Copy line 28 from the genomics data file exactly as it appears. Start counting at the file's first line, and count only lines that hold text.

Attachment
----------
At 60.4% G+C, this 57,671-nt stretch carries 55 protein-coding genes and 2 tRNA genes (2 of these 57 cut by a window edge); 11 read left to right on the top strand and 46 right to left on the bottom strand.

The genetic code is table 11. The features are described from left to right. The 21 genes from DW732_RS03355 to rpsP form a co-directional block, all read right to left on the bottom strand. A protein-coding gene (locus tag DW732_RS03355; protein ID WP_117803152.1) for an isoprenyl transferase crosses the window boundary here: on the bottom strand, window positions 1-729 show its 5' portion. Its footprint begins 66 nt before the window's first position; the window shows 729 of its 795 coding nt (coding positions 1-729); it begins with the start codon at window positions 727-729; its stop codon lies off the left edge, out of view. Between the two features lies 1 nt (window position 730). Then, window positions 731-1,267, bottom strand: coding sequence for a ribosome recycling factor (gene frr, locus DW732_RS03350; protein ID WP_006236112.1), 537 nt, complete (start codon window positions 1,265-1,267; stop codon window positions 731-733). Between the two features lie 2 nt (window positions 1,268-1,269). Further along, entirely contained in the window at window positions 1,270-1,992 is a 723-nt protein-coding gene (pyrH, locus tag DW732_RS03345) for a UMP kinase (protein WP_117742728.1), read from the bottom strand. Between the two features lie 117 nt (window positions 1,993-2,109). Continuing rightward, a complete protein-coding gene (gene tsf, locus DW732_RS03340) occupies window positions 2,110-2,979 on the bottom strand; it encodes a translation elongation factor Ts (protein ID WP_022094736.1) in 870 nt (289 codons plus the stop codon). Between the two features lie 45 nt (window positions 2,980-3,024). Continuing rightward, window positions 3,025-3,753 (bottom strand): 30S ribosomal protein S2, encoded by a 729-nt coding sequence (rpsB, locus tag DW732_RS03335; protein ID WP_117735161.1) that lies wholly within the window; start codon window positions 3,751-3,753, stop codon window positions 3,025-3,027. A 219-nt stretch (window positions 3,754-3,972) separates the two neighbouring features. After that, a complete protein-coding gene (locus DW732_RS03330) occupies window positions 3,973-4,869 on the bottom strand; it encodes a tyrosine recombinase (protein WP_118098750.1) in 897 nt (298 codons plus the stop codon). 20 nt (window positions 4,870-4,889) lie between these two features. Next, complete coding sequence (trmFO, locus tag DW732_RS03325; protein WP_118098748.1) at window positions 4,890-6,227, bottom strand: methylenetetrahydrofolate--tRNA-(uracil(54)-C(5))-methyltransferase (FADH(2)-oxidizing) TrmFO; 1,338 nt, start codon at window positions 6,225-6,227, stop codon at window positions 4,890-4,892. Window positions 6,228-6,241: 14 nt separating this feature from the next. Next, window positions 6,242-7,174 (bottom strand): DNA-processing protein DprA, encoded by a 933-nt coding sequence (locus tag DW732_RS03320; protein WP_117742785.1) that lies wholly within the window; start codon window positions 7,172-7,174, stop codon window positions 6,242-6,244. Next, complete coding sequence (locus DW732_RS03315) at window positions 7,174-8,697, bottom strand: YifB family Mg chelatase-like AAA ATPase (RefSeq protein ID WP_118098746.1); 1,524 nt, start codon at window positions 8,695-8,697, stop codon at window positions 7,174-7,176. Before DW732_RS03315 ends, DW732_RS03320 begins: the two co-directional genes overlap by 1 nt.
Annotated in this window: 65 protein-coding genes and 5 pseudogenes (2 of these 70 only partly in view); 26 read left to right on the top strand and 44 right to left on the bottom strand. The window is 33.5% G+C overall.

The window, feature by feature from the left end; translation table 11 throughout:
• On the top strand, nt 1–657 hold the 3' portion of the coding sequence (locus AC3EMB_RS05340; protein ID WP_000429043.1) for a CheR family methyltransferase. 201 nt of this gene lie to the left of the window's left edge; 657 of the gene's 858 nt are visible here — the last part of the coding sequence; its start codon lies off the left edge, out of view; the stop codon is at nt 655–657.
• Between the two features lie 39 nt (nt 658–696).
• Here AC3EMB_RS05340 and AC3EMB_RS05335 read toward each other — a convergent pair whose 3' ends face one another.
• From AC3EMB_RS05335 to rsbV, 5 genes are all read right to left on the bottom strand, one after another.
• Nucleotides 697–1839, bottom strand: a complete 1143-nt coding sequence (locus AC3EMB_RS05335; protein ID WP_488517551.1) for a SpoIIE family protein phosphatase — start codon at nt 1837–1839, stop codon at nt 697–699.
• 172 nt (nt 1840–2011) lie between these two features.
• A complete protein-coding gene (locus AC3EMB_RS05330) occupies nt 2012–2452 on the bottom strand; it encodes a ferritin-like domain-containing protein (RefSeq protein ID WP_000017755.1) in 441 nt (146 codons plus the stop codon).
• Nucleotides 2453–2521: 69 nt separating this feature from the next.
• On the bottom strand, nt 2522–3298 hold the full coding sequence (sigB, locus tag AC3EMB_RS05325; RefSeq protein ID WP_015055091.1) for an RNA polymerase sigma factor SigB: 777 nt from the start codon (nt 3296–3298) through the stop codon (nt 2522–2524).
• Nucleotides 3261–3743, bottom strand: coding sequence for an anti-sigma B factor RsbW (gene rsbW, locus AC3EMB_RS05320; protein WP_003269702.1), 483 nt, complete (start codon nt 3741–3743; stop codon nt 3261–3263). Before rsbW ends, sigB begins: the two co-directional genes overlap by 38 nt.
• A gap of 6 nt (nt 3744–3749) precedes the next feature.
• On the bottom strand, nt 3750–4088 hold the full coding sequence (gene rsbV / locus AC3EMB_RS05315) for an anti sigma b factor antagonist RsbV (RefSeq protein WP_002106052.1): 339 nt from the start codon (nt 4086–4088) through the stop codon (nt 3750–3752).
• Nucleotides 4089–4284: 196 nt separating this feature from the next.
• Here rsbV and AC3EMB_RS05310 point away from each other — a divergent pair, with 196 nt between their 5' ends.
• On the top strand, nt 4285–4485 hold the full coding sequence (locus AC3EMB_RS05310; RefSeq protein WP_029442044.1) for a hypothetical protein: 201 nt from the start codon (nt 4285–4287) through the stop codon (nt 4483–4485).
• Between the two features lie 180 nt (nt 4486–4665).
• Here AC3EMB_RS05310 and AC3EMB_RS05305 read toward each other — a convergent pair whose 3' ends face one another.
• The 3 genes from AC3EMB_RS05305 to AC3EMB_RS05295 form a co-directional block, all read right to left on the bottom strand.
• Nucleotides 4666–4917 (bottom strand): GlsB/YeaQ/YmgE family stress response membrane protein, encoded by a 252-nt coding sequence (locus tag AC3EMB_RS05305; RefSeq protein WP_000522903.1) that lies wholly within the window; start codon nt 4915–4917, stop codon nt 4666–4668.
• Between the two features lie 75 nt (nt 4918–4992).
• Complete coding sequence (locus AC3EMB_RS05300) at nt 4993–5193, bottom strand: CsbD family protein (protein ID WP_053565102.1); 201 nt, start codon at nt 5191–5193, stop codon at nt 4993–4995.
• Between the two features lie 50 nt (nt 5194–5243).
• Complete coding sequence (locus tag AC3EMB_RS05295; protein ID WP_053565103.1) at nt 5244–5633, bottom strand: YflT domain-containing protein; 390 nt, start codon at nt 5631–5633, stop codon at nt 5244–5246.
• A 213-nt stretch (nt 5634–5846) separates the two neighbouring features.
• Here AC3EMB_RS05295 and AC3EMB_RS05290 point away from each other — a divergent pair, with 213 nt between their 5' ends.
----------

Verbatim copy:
• A 213-nt stretch (nt 5634–5846) separates the two neighbouring features.